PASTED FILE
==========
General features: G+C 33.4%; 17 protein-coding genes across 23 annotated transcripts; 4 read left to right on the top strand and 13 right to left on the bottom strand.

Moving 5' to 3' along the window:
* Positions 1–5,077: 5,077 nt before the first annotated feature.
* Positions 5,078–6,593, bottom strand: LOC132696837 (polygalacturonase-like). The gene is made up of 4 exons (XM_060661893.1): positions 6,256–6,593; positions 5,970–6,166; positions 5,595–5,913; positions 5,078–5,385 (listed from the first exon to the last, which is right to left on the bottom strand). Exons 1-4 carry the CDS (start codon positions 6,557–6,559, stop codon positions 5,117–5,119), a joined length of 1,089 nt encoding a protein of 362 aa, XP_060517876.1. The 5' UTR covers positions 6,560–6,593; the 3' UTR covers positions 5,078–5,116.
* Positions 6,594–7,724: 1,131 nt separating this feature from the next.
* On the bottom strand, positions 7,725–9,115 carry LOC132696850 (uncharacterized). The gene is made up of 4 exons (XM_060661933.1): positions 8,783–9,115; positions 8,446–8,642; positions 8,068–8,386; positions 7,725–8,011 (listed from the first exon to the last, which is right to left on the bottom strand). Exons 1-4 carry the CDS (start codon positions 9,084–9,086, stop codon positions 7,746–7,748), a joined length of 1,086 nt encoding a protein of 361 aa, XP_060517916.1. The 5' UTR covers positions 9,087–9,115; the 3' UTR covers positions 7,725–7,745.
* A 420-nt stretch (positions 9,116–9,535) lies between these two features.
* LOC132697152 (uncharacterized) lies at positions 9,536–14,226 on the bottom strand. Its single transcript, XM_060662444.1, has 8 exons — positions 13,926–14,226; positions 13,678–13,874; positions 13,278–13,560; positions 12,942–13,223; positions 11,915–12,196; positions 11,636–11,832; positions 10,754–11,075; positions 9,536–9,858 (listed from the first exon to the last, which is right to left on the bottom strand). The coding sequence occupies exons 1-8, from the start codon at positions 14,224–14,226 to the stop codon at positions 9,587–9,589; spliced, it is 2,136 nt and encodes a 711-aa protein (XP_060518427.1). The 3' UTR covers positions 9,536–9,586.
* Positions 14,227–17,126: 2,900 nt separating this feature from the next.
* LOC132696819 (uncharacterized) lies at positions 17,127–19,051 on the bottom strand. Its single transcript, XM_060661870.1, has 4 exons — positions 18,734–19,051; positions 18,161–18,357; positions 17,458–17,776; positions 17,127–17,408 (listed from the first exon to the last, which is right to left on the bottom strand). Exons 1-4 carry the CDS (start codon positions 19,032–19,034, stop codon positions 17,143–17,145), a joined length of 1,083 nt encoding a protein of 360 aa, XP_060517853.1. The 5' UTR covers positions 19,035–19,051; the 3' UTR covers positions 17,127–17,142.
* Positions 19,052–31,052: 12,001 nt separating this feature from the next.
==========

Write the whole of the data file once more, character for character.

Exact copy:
General features: G+C 33.4%; 17 protein-coding genes across 23 annotated transcripts; 4 read left to right on the top strand and 13 right to left on the bottom strand.

Moving 5' to 3' along the window:
* Positions 1–5,077: 5,077 nt before the first annotated feature.
* Positions 5,078–6,593, bottom strand: LOC132696837 (polygalacturonase-like). The gene is made up of 4 exons (XM_060661893.1): positions 6,256–6,593; positions 5,970–6,166; positions 5,595–5,913; positions 5,078–5,385 (listed from the first exon to the last, which is right to left on the bottom strand). Exons 1-4 carry the CDS (start codon positions 6,557–6,559, stop codon positions 5,117–5,119), a joined length of 1,089 nt encoding a protein of 362 aa, XP_060517876.1. The 5' UTR covers positions 6,560–6,593; the 3' UTR covers positions 5,078–5,116.
* Positions 6,594–7,724: 1,131 nt separating this feature from the next.
* On the bottom strand, positions 7,725–9,115 carry LOC132696850 (uncharacterized). The gene is made up of 4 exons (XM_060661933.1): positions 8,783–9,115; positions 8,446–8,642; positions 8,068–8,386; positions 7,725–8,011 (listed from the first exon to the last, which is right to left on the bottom strand). Exons 1-4 carry the CDS (start codon positions 9,084–9,086, stop codon positions 7,746–7,748), a joined length of 1,086 nt encoding a protein of 361 aa, XP_060517916.1. The 5' UTR covers positions 9,087–9,115; the 3' UTR covers positions 7,725–7,745.
* A 420-nt stretch (positions 9,116–9,535) lies between these two features.
* LOC132697152 (uncharacterized) lies at positions 9,536–14,226 on the bottom strand. Its single transcript, XM_060662444.1, has 8 exons — positions 13,926–14,226; positions 13,678–13,874; positions 13,278–13,560; positions 12,942–13,223; positions 11,915–12,196; positions 11,636–11,832; positions 10,754–11,075; positions 9,536–9,858 (listed from the first exon to the last, which is right to left on the bottom strand). The coding sequence occupies exons 1-8, from the start codon at positions 14,224–14,226 to the stop codon at positions 9,587–9,589; spliced, it is 2,136 nt and encodes a 711-aa protein (XP_060518427.1). The 3' UTR covers positions 9,536–9,586.
* Positions 14,227–17,126: 2,900 nt separating this feature from the next.
* LOC132696819 (uncharacterized) lies at positions 17,127–19,051 on the bottom strand. Its single transcript, XM_060661870.1, has 4 exons — positions 18,734–19,051; positions 18,161–18,357; positions 17,458–17,776; positions 17,127–17,408 (listed from the first exon to the last, which is right to left on the bottom strand). Exons 1-4 carry the CDS (start codon positions 19,032–19,034, stop codon positions 17,143–17,145), a joined length of 1,083 nt encoding a protein of 360 aa, XP_060517853.1. The 5' UTR covers positions 19,035–19,051; the 3' UTR covers positions 17,127–17,142.
* Positions 19,052–31,052: 12,001 nt separating this feature from the next.